Vitamin D Newsletter
Proper vitamin D–vitamin A ratio
Robert from California writes:
Can you quote from the paper, telling us why so many experts condemned cod liver oil?
Dr. Cannell replies:
I don't know if copyright laws allow the author to do that, but I will take the chance. The crux of the problem is that a form of vitamin A, retinoic acid, weakly activates the vitamin D response element on the gene and perhaps blocks vitamin D's more robust activation. In fact, the authors of a 1993 study state "there is a profound inhibition of vitamin D-activated...gene expression by retinoic acid."
The key is having the proper ratio of vitamin D to vitamin A in your body. To obtain this proper D/A ratio, you must make a choice. (1) Either obtain the D/A ratio Nature intended—that is, the ratio the human genome evolved on—or (2) assume one knows better and intervene in a closed system, bypass the controls in the intestine, and inject active A directly into your blood by taking vitamin A or cod liver oil. Vitamin A production is tightly controlled in the body, the source (substrate) being carotenoids from vegetables in your intestine. The body uses these carotenoid substrates to make exactly the right amount of retinol for your body. That is, it is a closed, tightly regulated, system, one designed to perfection by Nature. When you take vitamin A as retinol, such as in cod liver oil, you intervene in this closed system and bypass the controls. Proceed at your peril.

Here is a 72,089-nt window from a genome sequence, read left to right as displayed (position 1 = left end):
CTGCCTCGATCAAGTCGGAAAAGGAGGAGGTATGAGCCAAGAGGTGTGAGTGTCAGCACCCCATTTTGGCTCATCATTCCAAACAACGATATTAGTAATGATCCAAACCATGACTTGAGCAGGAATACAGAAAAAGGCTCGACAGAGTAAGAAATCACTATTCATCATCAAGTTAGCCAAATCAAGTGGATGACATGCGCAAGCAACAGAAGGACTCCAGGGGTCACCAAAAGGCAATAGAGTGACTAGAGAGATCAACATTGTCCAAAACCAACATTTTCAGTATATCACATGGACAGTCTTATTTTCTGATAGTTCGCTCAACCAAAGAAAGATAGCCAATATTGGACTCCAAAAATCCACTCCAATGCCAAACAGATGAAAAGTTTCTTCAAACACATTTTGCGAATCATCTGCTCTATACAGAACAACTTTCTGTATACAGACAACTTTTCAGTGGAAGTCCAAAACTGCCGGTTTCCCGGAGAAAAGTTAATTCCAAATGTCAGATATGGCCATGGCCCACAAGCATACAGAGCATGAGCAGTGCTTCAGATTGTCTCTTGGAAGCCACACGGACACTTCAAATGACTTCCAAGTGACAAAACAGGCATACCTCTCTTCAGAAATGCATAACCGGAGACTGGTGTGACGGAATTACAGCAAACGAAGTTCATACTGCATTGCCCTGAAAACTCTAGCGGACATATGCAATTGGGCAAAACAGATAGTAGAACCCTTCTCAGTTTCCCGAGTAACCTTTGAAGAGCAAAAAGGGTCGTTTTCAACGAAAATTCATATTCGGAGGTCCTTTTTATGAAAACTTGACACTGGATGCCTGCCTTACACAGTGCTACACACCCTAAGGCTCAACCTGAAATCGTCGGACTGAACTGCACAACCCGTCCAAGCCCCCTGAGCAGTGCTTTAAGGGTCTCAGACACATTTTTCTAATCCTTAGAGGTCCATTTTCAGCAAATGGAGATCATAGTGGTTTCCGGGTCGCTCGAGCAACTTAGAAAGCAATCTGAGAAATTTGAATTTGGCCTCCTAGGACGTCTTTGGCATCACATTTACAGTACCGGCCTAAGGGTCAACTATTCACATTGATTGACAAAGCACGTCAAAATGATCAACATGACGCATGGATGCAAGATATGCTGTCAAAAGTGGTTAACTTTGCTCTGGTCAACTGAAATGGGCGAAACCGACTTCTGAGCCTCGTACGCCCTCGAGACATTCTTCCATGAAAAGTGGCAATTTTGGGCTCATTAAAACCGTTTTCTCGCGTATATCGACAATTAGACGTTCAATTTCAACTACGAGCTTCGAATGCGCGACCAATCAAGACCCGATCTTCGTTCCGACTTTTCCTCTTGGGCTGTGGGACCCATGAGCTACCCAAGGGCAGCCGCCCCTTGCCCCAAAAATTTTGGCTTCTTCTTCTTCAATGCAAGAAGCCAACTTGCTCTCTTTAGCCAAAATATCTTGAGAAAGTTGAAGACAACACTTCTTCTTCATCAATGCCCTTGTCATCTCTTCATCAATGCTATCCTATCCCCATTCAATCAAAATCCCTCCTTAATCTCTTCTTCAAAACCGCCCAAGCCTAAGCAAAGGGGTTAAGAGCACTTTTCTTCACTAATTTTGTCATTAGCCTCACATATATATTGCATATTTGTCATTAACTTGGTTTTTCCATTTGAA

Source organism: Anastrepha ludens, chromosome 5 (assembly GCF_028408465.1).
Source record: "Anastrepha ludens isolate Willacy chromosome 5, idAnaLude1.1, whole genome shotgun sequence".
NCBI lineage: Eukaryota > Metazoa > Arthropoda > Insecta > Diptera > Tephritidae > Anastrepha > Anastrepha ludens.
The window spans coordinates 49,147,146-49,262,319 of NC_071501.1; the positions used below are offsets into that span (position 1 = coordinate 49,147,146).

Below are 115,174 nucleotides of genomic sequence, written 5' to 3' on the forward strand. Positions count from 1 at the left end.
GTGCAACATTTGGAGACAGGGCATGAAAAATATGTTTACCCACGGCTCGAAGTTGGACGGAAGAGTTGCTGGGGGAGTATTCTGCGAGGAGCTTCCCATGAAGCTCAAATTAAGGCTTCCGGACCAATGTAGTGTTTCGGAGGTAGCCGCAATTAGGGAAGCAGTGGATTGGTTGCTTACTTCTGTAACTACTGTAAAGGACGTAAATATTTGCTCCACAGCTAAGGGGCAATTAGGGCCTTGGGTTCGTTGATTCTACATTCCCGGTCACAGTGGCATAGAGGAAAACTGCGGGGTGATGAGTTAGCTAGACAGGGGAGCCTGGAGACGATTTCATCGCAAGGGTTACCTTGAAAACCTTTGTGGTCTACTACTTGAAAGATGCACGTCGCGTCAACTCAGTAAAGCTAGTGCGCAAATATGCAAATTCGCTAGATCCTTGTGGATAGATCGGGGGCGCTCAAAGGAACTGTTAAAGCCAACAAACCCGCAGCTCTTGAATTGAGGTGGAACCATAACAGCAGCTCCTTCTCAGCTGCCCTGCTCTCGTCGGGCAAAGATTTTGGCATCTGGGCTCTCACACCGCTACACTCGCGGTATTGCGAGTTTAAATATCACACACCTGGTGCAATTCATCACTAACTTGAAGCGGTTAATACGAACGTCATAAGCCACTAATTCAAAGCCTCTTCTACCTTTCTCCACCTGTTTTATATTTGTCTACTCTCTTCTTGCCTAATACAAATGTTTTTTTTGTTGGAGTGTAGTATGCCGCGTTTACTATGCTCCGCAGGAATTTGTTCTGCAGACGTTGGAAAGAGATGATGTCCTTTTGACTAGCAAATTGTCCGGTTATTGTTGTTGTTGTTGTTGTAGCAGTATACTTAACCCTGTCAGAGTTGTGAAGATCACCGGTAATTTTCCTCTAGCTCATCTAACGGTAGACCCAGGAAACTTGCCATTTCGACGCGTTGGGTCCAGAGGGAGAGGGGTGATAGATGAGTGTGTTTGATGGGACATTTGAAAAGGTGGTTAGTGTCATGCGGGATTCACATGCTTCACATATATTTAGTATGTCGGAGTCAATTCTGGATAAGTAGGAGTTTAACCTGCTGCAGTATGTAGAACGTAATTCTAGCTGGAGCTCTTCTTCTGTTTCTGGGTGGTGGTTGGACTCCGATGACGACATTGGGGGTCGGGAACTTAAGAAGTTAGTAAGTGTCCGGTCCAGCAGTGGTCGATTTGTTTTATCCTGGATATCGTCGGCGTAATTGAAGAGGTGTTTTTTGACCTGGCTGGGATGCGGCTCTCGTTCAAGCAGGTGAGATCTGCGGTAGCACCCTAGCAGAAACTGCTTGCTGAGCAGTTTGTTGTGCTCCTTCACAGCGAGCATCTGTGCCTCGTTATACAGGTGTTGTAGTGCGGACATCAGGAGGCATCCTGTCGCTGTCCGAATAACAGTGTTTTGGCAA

When you take vitamin A as retinol, such as in the cod liver oil gelcaps pictured here, you intervene in this closed system and bypass the controls. Proceed at your peril.
Vitamin D is also a closed, controlled system and I don't recommend intervening in that system either. Vitamin D cholecalciferol is a substrate like carotenoids, it is not the active substance. Taking vitamin A as retinol is like taking activated vitamin D (calcitriol). Doing so bypasses controls and I have never recommended anyone take activated vitamin D except patients with renal failure under the care of a nephrologist. As long as your vitamin D (cholecalciferol) dose is not excessive, you are not intervening in a closed system, you are simply providing the vitamin D substrate. The body, if and when it has enough vitamin D substrate, will use what it needs and dispose of, or store, the rest.